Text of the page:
Circulating PCSK9 Predicts Future Cardiovascular Risk

Study Questions:

The relationship between secreted protein proprotein convertase subtilisin/kexin type 9 (PCSK9) and incident cardiovascular disease (CVD) in the general population is unknown. Is the serum PCSK9 concentration associated with incident CVD?


Incident CVD was recorded by matching to national registries. In a prospective cohort study of 4,232 men and women 60 years of age at the time of recruitment, after 15 years of follow-up, a total number of 491 incident events (fatal and nonfatal myocardial infarctions, unstable angina, deaths from coronary heart disease, fatal and nonfatal ischemic strokes) were recorded. Cox proportional hazards model was used to calculate hazard ratios (HRs) with 95% confidence intervals (CIs).


During >490,000 person-years at risk, baseline serum PCSK9 concentration predicted incident CVD. Concentration in quartile 4, as compared to quartile 1, was associated with an HR of 1.69 (95% CI, 1.30-2.19) after adjustment for sex. Further adjustment for low-density lipoprotein cholesterol, high-density lipoprotein cholesterol, lipoprotein (a), triglycerides, hypertension, diabetes, smoking, overweight, obesity, physical inactivity, and statin use resulted in a decrease of the HR to 1.48.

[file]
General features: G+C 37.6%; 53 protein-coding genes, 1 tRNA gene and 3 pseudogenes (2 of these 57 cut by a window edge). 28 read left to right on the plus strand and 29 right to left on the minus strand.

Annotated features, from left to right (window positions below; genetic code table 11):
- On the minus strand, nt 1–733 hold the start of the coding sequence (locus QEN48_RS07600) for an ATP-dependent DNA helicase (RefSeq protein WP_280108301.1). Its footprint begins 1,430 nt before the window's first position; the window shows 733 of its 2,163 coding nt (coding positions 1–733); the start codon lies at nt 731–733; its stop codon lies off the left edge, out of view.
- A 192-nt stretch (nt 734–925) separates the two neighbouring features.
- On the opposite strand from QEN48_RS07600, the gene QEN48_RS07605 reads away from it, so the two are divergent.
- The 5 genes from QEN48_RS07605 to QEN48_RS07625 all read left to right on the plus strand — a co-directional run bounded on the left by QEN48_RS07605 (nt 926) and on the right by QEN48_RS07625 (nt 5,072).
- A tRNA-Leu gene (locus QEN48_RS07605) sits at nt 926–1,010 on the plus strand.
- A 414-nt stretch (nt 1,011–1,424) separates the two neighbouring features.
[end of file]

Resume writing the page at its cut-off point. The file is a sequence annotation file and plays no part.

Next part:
Serum PCSK9 concentration is associated with future risk of CVD even after adjustments for established CVD risk factors. Further studies are needed to confirm this observation.


The association of future risk of CVD and PCSK9 levels when comparing the 4th and 1st quartile in a healthy cohort has little meaning. The utility of the PCSK9 inhibitors (monoclonal antibody agents) does not appear to be related to the serum concentration. And PCSK9 levels do not correlate with vascular function or structure. However, there is some evidence that PCSK9 may have a prothrombotic role.

Clinical Topics: Dyslipidemia, Prevention, Lipid Metabolism, Novel Agents

Keywords: Angina, Unstable, Biological Markers, Cardiovascular Diseases, Coronary Artery Disease, Myocardial Infarction, Primary Prevention, Proprotein Convertases, Risk Factors, Stroke

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